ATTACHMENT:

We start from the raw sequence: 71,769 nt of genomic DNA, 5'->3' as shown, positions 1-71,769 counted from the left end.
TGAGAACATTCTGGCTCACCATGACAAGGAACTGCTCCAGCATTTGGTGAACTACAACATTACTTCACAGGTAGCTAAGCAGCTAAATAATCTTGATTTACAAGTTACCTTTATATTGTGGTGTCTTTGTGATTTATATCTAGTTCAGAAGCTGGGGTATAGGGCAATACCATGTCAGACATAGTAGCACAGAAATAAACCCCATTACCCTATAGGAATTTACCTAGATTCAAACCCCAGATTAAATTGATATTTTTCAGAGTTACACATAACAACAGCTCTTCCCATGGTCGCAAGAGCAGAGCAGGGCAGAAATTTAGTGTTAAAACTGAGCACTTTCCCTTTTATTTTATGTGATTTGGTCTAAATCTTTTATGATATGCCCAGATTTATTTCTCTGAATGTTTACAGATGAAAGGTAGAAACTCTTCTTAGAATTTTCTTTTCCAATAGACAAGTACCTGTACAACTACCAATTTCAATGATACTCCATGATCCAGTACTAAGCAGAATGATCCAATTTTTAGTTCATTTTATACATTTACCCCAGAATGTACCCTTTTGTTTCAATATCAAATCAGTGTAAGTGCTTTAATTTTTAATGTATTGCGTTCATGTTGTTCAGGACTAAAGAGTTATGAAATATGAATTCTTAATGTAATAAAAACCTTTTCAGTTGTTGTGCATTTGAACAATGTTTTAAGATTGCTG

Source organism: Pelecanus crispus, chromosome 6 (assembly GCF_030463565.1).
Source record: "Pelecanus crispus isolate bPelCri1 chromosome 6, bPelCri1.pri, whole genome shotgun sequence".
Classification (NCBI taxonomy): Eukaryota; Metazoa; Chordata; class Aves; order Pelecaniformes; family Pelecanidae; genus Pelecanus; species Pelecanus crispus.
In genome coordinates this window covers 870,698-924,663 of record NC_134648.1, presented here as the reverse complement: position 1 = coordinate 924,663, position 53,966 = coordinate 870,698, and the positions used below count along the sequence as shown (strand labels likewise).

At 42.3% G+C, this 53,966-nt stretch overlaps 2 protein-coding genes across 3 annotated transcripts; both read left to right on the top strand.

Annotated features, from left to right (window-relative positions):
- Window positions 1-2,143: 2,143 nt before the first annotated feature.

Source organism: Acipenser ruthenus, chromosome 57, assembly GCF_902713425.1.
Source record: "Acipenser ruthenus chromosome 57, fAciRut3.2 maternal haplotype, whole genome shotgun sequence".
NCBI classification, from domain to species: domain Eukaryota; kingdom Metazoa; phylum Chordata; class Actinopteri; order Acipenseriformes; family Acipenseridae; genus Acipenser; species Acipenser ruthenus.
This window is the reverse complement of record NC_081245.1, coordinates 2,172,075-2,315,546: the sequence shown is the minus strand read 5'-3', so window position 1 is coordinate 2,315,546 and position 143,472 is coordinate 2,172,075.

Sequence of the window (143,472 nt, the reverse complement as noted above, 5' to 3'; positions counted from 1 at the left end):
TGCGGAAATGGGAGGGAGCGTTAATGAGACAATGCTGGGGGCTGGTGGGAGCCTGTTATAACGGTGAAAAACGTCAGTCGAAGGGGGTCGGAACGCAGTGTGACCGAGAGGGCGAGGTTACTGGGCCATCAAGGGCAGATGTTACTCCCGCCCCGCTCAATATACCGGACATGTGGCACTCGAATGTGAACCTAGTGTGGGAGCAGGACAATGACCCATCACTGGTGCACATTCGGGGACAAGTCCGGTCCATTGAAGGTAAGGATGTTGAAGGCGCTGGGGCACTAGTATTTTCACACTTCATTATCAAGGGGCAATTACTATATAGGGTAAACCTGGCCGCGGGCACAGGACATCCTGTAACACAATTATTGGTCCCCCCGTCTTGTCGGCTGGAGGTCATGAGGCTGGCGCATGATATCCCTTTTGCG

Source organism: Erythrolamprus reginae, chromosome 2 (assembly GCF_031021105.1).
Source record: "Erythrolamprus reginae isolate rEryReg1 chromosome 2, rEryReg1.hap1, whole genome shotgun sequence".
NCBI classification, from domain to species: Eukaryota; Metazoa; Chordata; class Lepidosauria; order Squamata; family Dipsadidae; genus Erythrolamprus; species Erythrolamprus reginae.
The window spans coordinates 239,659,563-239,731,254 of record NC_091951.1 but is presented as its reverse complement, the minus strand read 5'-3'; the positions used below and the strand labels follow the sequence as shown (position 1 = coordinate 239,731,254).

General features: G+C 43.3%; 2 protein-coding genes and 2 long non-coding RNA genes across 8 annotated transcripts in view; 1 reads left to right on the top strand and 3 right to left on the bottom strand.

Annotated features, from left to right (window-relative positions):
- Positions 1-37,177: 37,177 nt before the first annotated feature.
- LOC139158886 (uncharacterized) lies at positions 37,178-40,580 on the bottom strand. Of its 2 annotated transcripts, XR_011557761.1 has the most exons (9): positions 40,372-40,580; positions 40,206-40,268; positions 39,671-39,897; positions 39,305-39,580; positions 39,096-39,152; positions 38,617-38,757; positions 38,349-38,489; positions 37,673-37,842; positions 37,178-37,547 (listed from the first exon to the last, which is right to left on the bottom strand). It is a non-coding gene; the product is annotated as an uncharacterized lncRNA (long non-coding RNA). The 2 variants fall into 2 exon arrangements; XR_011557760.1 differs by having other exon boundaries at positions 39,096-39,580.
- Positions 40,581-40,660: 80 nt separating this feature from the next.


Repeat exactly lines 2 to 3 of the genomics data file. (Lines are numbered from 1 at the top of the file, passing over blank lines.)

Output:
TGAGAACATTCTGGCTCACCATGACAAGGAACTGCTCCAGCATTTGGTGAACTACAACATTACTTCACAGGTAGCTAAGCAGCTAAATAATCTTGATTTACAAGTTACCTTTATATTGTGGTGTCTTTGTGATTTATATCTAGTTCAGAAGCTGGGGTATAGGGCAATACCATGTCAGACATAGTAGCACAGAAATAAACCCCATTACCCTATAGGAATTTACCTAGATTCAAACCCCAGATTAAATTGATATTTTTCAGAGTTACACATAACAACAGCTCTTCCCATGGTCGCAAGAGCAGAGCAGGGCAGAAATTTAGTGTTAAAACTGAGCACTTTCCCTTTTATTTTATGTGATTTGGTCTAAATCTTTTATGATATGCCCAGATTTATTTCTCTGAATGTTTACAGATGAAAGGTAGAAACTCTTCTTAGAATTTTCTTTTCCAATAGACAAGTACCTGTACAACTACCAATTTCAATGATACTCCATGATCCAGTACTAAGCAGAATGATCCAATTTTTAGTTCATTTTATACATTTACCCCAGAATGTACCCTTTTGTTTCAATATCAAATCAGTGTAAGTGCTTTAATTTTTAATGTATTGCGTTCATGTTGTTCAGGACTAAAGAGTTATGAAATATGAATTCTTAATGTAATAAAAACCTTTTCAGTTGTTGTGCATTTGAACAATGTTTTAAGATTGCTG

Source organism: Pelecanus crispus, chromosome 6 (assembly GCF_030463565.1).